Harris County, TX – The Harris County Engineering Department (HCED) has been awarded a $2 million grant from the U.S. Department of Transportation (DOT) to create a prototype flood warning system with the goal of improving transportation safety and resilience.
The DOT launched the Strengthening Mobility and Revolutionizing Transportation (SMART) Grants Program in 2022 and received 392 applications nationwide. Harris County was one of the two applicants selected in Texas and among 59 projects selected for funding in 33 states.
“The Harris County Road Flood Warning System project focuses on the life-saving aspects of flood risk on roadways,” said Dr. Patrick Mandapaka, HCED director of community resilience and transportation planning. “The project will pilot innovative technologies to disseminate critical information during flooding events to enable the public to take safe alternate routes.”
The project includes network prototyping on some medium to high flood-risk corridors in unincorporated Harris County, including information dashboards and AI-powered analysis for data exchange among government agencies, advocacy groups and the public.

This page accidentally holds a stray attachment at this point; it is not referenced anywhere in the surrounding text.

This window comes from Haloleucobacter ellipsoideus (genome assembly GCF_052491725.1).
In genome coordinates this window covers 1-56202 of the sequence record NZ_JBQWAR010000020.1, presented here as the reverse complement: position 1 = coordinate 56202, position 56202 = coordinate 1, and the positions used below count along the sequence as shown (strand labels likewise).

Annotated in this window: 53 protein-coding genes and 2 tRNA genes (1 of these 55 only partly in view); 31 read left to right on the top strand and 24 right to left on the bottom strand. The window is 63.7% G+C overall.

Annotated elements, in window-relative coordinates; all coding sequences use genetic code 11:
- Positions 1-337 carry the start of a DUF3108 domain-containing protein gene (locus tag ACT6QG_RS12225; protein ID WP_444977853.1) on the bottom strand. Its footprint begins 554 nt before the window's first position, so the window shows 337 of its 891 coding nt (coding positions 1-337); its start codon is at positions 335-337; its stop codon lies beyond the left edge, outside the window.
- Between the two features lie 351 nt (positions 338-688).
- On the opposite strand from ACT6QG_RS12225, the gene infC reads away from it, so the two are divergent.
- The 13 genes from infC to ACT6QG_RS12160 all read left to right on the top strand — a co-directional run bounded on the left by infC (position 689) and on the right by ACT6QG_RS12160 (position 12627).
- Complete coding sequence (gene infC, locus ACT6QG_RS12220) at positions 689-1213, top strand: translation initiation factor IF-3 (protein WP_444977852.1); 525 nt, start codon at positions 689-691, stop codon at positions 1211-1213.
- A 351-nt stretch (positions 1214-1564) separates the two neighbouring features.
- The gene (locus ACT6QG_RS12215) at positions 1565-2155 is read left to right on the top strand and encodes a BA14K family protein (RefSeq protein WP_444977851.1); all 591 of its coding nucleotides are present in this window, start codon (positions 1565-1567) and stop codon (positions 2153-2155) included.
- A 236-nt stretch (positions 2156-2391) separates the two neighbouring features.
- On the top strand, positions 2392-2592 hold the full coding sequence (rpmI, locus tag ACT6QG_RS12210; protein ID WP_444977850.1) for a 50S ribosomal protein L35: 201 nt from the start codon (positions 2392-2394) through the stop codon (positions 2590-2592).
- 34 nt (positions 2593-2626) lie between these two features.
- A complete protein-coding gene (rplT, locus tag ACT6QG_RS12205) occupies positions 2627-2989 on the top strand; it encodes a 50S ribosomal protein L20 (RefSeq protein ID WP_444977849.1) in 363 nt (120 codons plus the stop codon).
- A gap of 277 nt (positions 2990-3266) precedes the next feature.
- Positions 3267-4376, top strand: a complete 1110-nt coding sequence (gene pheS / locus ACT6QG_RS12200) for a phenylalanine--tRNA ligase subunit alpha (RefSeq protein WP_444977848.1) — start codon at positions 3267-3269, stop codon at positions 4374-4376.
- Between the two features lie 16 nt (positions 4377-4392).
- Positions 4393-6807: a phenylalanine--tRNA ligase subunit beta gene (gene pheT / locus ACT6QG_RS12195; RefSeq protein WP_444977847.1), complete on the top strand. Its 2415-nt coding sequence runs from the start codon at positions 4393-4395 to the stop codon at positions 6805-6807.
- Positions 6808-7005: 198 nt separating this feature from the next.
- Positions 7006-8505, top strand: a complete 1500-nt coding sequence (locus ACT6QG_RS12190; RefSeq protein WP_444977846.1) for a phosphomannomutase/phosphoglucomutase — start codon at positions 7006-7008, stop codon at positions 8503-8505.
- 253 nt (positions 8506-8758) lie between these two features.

“The project proposes a completely integrated system that would include data access and exchange from the field sensors to the overall flood warning system and then extend to external systems such as public alert dashboards,” said Mandapaka.
The purpose of this SMART grant is to conduct “demonstration projects focused on advanced smart city or community technologies and systems in a variety of communities.” The SMART grant is divided in two stages: Planning and Prototyping (Stage 1) and Implementation (Stage 2). A maximum of $12 million could be awarded for Stage 2. Harris County and other funding recipients selected for Stage 1 will be eligible to apply for Stage 2 funding of $12 million upon successful completion of the Stage 1 project.